MySQL Connector/Python

Connect Once, Query Lots (updated)

Asked by Jay on 2012-03-02

Hello,

I had followed your examples and from that I had set it up so that all I had to do was pass my query to one function in an imported module and I would get back the sql result. That worked great until I wanted to run through a large csv file checking against the database and then writing results to another csv. I ended up opening and closing too many ports and hit the port limit, at which my script failed.

Since I do not have administrator access to change the number of ports or the wait time for the ports to become accessible, the only choice was to change my code. I know that I need to create one connection and then use it for several queries, instead of reconnecting everytime rapidly. I've tried two different approaches to integrating the mysqlconnector code into mine and each time I think I have everything ironed out I get :

File "E:\Python\App\lib\site-packages\mysql\connector\cursor.py", line 311, in execute
    if self.db().unread_result is True:
TypeError: 'NoneType' object is not callable

I didn't see an example of where there was one function for the connection and one function for the queries and it seems a bit tricky to get that to work, but now I can't figure out how to work around this error.

Any help would be appreciated. Thanks!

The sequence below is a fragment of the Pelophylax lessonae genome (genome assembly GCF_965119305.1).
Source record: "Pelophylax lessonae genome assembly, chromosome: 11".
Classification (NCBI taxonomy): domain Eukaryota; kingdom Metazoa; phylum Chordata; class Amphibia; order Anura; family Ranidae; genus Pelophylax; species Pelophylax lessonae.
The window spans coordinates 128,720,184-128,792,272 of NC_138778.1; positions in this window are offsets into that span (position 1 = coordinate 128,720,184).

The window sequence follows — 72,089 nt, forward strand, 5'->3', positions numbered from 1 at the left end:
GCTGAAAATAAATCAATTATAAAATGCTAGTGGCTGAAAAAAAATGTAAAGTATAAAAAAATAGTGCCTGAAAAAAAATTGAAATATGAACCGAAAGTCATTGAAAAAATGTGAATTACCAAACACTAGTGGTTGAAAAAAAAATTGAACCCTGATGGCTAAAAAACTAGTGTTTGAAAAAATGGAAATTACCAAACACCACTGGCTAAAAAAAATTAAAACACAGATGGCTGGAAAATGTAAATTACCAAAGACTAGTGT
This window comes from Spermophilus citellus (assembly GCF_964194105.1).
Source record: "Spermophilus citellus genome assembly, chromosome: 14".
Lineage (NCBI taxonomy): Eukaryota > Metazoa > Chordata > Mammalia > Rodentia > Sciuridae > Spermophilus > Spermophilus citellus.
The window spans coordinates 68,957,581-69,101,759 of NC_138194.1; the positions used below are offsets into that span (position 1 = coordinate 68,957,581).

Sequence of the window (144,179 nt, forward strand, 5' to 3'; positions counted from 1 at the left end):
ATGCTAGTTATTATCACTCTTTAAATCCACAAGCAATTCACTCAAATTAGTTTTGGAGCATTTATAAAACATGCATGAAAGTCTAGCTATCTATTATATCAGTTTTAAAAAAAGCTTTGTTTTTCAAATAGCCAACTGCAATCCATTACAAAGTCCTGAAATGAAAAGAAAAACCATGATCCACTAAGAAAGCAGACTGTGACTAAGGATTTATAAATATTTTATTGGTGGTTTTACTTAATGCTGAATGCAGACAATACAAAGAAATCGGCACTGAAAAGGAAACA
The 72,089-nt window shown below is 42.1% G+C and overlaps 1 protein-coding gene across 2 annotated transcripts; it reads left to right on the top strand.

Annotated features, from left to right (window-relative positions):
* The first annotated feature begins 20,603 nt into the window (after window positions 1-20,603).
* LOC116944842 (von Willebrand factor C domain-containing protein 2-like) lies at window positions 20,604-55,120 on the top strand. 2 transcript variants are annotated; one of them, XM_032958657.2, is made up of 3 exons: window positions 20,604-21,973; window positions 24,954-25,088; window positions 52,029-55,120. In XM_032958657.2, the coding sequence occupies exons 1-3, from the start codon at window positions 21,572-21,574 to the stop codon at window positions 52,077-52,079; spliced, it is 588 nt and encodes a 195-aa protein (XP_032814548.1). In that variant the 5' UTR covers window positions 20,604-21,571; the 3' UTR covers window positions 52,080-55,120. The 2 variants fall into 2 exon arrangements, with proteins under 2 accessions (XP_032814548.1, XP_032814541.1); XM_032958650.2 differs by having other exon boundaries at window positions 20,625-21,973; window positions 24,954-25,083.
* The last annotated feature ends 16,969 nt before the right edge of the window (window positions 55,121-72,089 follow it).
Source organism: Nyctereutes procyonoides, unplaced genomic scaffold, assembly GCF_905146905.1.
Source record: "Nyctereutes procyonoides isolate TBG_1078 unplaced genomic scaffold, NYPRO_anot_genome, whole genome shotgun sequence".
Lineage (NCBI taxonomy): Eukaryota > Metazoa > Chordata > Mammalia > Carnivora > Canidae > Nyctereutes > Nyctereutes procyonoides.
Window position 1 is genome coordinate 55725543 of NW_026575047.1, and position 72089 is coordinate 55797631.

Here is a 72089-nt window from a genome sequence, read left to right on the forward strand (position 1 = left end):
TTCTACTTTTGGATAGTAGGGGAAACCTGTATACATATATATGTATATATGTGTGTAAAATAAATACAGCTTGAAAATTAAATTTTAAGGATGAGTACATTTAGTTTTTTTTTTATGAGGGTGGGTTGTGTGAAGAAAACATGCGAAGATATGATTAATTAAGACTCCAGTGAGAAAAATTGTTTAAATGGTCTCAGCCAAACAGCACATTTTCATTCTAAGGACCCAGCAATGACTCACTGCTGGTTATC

Question information

Language:
English Edit question
Status:
Solved
For:
MySQL Connector/Python Edit question
Assignee:
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Solved by:
TinBane
Solved:
2012-03-13
Last query:
2012-03-13
Last reply:
2012-03-13

If I understood correctly, you are:
1) Reading a CSV file
2) Check data read from CSV with database
3) Based on the result from database, write something back to another CSV

This is not working code, but I would do something like this:

def check_data():
  cnx = mysql.connector.connect( .. your connection data )
  csv_in = open("/path/to/input.csv")
  csv_out = open("/path/to/output.csv")

  data_in = .... # Read the data from CSV in a list or dictionary ..
  csv_in.close()

  cursor = cnx.cursor()

  for data in data_in:
      # data[0] contains an ID of some sort
      cursor.execute("SELECT something FROM somewhere WHERE your_id = %s", (data[0],)
      row = cursor.fetchone() # I expect one row
      if row[0] != data[1]:
         # write something to csv_out
  csv_out.close()
  cursor.close()
  cnx.close()

Hope this helps.

Jay (calgaryjay33) said : #2

So if I have thousands of queries to make to the DB, then the Mysql Connector code and all of the related logic have to/should be in a single function?

I think my problem is that I had stuff going on in different functions and that presents the problem of either separating the cursor from the connection code or calling the function with the connection and cursor each time, which again creates too many port openings in too short a time frame.

Would that be a correct statement? Thanks for the help!!

Best TinBane (tinbane) said : #3

In pseudocode, it's probably best to do it like this:

Start Program
Open Connection
Load Data
Iterate through data
 - Call function to update mysql, pass connection object as one of the variables.

So for the above example:

def execute_sql(SQLcode = "SELECT * from somewhere", cursor):
       cursort.execute(SQLcode)
       return cursor.fetchall()

See what I mean?
You don't have to have it all in one function, you can pass the cursor object!

Jay (calgaryjay33) said : #4

Thanks TinBane, that solved my question.